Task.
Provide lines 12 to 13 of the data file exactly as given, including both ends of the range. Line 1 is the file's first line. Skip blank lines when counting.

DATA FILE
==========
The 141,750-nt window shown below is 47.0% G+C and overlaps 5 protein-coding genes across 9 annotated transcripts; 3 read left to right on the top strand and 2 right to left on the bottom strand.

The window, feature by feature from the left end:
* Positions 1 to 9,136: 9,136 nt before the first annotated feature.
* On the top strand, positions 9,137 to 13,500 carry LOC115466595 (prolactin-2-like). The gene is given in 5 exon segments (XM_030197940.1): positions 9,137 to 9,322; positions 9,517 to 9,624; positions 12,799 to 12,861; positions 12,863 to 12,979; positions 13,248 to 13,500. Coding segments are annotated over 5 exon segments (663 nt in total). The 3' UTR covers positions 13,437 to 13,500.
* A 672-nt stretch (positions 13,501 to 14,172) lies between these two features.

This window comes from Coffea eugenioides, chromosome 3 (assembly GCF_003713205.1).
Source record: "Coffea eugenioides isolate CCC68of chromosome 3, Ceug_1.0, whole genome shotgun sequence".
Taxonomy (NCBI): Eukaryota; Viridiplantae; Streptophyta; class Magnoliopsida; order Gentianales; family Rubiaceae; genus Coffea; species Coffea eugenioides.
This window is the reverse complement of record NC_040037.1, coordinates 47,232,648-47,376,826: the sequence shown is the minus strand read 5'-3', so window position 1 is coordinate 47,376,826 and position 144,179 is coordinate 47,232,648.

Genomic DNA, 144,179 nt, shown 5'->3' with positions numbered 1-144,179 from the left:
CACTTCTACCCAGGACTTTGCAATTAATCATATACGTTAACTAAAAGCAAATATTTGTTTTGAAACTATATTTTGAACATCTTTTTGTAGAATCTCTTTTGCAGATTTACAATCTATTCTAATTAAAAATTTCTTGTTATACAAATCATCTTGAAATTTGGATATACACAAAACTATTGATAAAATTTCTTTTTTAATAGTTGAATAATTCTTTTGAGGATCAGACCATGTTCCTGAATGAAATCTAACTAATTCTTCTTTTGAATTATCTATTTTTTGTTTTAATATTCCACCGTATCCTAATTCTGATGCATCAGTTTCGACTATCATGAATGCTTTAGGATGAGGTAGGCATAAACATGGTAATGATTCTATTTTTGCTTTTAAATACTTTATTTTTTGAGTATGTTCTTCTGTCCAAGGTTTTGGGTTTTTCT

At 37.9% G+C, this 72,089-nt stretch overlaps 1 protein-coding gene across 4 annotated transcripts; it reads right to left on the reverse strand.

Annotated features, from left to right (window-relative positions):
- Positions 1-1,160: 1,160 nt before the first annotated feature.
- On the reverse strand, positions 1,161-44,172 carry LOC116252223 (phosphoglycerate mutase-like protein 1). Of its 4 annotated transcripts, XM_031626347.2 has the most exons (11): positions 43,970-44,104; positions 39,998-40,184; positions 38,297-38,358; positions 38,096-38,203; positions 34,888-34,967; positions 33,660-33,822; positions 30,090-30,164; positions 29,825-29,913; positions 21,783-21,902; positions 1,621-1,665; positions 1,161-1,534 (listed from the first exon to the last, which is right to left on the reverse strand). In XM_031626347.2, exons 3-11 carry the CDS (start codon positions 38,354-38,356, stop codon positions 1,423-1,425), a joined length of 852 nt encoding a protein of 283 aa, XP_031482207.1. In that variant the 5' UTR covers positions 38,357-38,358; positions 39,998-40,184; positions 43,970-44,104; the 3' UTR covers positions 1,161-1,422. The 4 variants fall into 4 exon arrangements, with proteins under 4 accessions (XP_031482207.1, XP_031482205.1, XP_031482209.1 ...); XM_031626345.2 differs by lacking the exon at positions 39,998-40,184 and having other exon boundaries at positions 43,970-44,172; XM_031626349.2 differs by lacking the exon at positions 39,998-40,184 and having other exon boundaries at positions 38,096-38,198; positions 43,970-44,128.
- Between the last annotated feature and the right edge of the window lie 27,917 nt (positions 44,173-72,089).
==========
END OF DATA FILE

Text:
At 37.9% G+C, this 72,089-nt stretch overlaps 1 protein-coding gene across 4 annotated transcripts; it reads right to left on the reverse strand.

Annotated features, from left to right (window-relative positions):